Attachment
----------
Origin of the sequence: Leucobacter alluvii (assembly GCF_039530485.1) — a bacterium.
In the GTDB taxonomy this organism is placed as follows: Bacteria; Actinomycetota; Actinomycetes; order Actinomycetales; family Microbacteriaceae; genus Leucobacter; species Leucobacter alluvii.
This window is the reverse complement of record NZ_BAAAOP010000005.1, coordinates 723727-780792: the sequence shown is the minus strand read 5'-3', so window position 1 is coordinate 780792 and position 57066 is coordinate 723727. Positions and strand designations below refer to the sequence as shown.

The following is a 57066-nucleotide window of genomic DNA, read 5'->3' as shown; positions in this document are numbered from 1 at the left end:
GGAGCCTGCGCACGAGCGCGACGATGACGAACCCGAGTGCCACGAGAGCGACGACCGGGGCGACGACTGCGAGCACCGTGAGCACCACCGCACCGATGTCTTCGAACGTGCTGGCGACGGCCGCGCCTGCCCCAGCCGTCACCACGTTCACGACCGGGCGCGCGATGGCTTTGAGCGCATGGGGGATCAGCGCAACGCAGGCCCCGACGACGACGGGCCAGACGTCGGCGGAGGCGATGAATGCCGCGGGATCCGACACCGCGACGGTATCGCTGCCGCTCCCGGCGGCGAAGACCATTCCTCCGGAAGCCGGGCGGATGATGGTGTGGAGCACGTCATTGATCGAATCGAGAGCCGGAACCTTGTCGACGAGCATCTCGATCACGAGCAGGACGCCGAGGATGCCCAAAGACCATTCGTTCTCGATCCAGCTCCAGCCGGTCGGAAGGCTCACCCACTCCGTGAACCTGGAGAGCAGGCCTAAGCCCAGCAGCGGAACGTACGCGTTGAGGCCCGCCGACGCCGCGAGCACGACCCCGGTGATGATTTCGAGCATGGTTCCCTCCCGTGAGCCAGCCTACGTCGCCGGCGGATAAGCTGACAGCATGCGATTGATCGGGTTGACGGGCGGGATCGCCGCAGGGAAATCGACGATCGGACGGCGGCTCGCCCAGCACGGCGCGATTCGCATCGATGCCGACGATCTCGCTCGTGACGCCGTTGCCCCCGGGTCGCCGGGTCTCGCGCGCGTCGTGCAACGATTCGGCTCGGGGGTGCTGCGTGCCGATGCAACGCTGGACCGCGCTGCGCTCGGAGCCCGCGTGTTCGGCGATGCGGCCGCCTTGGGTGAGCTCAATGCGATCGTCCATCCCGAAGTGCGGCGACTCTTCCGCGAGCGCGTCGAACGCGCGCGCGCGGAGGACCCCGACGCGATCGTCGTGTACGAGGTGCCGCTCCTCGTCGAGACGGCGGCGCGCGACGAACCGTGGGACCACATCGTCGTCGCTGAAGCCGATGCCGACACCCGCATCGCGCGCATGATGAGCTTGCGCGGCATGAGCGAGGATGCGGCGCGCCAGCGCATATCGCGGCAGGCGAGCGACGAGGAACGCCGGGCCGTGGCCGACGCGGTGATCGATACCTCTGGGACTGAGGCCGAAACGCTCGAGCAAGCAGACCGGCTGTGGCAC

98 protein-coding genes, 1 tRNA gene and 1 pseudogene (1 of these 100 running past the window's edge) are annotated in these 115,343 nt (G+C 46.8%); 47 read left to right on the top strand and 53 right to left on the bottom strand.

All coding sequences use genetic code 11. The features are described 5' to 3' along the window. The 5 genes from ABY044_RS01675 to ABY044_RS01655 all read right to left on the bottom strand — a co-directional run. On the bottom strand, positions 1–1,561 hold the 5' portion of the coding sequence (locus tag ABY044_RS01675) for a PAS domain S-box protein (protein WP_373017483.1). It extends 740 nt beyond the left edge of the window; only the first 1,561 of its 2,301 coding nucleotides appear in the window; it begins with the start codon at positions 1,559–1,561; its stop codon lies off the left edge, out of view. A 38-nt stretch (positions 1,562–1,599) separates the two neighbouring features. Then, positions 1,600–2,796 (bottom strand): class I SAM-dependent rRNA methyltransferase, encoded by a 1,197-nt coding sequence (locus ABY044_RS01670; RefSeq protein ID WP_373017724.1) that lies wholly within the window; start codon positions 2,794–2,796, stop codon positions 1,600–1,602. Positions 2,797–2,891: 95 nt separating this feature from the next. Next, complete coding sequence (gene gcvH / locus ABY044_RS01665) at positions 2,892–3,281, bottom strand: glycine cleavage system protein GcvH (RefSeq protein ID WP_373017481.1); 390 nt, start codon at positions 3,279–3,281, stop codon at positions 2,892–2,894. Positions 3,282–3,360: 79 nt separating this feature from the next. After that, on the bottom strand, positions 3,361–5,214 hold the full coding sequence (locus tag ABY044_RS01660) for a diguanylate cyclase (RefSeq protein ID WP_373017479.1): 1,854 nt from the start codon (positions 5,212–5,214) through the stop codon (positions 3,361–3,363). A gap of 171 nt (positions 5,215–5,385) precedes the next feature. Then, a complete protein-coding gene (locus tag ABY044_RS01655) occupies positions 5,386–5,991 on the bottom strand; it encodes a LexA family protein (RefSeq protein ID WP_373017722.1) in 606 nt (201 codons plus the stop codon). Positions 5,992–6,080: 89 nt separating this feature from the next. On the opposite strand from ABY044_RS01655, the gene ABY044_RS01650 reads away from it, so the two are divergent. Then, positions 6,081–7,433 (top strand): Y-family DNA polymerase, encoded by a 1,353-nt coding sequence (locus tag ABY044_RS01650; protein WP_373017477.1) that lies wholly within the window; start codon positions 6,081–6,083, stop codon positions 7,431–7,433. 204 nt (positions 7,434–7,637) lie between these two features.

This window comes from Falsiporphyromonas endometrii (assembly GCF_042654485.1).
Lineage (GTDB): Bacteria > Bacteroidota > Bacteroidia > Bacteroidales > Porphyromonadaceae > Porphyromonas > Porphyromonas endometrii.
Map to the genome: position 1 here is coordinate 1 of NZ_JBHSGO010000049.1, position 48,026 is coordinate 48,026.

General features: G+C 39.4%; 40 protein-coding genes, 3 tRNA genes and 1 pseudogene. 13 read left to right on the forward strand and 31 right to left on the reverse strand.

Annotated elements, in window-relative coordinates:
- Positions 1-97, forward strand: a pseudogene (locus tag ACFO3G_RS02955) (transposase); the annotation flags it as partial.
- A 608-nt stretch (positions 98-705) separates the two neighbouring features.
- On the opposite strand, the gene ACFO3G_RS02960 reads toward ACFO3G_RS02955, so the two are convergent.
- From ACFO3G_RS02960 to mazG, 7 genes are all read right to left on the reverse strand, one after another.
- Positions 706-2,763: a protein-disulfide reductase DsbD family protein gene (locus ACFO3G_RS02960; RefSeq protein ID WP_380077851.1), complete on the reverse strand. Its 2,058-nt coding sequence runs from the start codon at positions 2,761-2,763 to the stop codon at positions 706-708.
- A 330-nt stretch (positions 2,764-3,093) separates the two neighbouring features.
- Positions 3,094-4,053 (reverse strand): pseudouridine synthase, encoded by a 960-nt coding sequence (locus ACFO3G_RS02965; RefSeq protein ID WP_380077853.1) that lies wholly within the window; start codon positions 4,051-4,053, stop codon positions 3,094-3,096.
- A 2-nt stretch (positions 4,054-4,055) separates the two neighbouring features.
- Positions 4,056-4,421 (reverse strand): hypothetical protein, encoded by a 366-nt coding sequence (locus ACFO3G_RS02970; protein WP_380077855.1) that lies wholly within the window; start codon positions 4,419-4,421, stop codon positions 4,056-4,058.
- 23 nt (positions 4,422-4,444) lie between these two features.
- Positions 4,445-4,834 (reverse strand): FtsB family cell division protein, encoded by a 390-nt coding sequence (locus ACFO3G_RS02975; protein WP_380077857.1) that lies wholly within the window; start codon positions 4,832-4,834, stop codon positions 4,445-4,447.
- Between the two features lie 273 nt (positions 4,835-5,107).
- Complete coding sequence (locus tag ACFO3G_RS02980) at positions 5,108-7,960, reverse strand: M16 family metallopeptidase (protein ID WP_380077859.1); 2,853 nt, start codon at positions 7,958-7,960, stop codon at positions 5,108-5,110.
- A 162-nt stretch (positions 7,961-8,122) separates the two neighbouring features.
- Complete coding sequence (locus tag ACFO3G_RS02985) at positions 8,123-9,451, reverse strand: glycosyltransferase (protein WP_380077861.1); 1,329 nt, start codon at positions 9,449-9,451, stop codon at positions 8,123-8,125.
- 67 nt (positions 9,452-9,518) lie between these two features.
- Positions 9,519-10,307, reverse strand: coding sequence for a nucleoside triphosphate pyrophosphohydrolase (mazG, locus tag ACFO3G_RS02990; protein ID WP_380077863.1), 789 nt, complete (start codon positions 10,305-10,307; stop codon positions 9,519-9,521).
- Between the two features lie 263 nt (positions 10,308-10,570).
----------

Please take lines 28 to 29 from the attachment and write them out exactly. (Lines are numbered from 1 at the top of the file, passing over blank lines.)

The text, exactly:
- 67 nt (positions 9,452-9,518) lie between these two features.
- Positions 9,519-10,307, reverse strand: coding sequence for a nucleoside triphosphate pyrophosphohydrolase (mazG, locus tag ACFO3G_RS02990; protein ID WP_380077863.1), 789 nt, complete (start codon positions 10,305-10,307; stop codon positions 9,519-9,521).